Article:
Friday, March 9, 2012
Master Recipe Cake and Chocolate Butter Frosting
Oh, how I wanted to love this cake.
The idea of having a go-to recipe for a versatile white cake -- one that could be whipped up in minutes for a frosted layer cake or used as a base for, say, an upside down cake -- is the holy grail for some of us. Yes, this had the potential to be the cake of my dreams. But, like a lot of relationships that seem to have promise, this one suffered from bad timing. I overbaked it not once, but twice. So, it was a tad dry and a tad disappointing, but still the flavor was lovely. The question is: Do I give this another go in hopes that things will improve or throw in the towel and yell "next"?
I was thrilled to find this recipe, handwritten on a page of a 1920 children's cookbook, The Junior Cook Book, I bought last weekend at The Bookseller, a lovely antiquarian and used bookstore in a strip mall in Akron. (Just when I was bemoaning the fact that these kinds of recipes cannot be found anymore, I discovered this treasure -- and the book was only $4 and is filled with the handwritten recipes of one Marie Bevenetto.)
This is a very easy "instant gratification" recipe because one melts the butter instead of waiting for it to soften to room temperature, an exercise much like watching paint dry. The cake is sturdy; hence the suggestion by the recipe author that it can be used as the base for many desserts.
Because I was making this cake for my mother, lover of all things chocolate, I paired this with a chocolate butter frosting that I found in one of her old cookbooks, the Better Homes and Gardens New Cook Book, as in "new" in 1968. The frosting saved the cake, at least according to my cousin Debbie, who stopped over for a slice and "styled" the photo above.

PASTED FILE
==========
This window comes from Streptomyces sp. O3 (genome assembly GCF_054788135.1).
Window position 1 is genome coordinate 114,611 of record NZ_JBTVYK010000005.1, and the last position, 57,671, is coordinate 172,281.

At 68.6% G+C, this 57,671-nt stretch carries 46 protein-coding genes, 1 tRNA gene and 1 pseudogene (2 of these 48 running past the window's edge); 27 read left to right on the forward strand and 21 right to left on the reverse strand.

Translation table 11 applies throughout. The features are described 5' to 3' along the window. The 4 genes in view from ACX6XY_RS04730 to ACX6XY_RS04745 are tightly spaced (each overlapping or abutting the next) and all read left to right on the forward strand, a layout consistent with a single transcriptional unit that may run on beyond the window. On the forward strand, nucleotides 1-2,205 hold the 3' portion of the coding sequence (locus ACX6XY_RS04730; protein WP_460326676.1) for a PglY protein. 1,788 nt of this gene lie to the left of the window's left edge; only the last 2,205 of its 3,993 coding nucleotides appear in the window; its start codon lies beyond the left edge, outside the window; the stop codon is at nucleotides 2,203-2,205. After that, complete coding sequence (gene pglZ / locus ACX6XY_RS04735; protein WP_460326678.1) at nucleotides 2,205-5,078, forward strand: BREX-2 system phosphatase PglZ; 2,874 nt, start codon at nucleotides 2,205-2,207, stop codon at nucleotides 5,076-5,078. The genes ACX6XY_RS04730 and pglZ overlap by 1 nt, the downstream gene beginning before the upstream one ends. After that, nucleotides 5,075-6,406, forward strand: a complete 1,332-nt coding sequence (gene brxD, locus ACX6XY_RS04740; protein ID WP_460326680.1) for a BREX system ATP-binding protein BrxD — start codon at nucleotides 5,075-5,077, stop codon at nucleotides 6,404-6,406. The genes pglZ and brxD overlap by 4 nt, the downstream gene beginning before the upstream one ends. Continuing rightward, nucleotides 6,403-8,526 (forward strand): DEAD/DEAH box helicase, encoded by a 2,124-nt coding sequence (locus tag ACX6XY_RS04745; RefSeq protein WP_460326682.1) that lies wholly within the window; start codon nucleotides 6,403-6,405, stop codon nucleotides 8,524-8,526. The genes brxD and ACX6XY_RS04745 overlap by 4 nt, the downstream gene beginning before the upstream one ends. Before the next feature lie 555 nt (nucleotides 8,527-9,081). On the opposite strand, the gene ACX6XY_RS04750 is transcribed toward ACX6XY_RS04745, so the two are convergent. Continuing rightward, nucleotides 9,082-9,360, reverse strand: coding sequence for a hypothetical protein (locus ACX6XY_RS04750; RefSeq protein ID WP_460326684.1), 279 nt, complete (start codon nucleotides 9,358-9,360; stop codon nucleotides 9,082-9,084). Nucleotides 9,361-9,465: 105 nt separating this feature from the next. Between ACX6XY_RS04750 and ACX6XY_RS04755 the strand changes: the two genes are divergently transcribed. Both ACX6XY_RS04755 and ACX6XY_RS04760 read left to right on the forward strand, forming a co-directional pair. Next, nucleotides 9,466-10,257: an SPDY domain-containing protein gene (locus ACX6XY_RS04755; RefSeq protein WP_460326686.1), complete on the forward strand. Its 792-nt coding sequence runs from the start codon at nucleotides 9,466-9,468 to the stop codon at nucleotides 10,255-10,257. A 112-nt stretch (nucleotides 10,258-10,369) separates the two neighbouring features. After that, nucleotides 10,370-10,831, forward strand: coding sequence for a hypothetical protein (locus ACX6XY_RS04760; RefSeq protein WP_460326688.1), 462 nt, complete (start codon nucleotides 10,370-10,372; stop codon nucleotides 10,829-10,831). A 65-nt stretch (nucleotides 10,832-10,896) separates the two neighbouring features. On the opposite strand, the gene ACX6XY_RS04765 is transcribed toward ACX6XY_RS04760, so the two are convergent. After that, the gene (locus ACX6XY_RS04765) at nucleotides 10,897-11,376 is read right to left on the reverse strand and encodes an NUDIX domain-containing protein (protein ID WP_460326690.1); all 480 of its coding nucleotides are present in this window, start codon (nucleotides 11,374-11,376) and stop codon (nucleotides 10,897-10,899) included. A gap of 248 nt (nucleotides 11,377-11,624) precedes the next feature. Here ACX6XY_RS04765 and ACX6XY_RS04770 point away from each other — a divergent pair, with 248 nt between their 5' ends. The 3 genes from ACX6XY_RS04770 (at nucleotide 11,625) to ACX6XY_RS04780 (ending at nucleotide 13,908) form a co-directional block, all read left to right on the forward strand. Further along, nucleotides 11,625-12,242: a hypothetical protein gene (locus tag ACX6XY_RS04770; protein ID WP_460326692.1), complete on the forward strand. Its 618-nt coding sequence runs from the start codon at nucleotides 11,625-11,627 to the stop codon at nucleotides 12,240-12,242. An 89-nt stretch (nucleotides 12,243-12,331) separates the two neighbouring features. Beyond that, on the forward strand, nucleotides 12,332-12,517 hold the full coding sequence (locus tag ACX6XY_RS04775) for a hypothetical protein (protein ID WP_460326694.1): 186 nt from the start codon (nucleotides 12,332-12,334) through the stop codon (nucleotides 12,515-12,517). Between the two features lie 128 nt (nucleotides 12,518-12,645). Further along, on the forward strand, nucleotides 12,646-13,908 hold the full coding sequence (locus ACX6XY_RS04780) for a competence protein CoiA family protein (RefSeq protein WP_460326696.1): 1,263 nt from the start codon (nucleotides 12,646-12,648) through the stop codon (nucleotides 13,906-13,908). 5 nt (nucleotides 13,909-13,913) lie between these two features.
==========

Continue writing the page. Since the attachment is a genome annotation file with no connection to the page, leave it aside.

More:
The frosting mixture is below and, yes, there's a raw egg in it. It made for an extra creamy frosting and we all survived.
I tried this cake with all purpose flour and cake flour, but didn't see much difference. In Akron, I used vanilla only for the flavoring, but back in my well-stocked Brooklyn kitchen, I also added lemon extract and it lent a wonderful flavor. You could also try grating some lemon zest into the batter. Do not use pans larger than 8" round, as the layers will be too thin otherwise.
So will I work on the relationship, i.e., make this cake again? I think I'll be moving on. Just as there are a lot of fish in the sea, there are a lot of cakes to be baked, a lot of recipes calling my name. (However, if you're looking for a softer cake with a finer crumb, do try this one. I promise it will not disappoint.)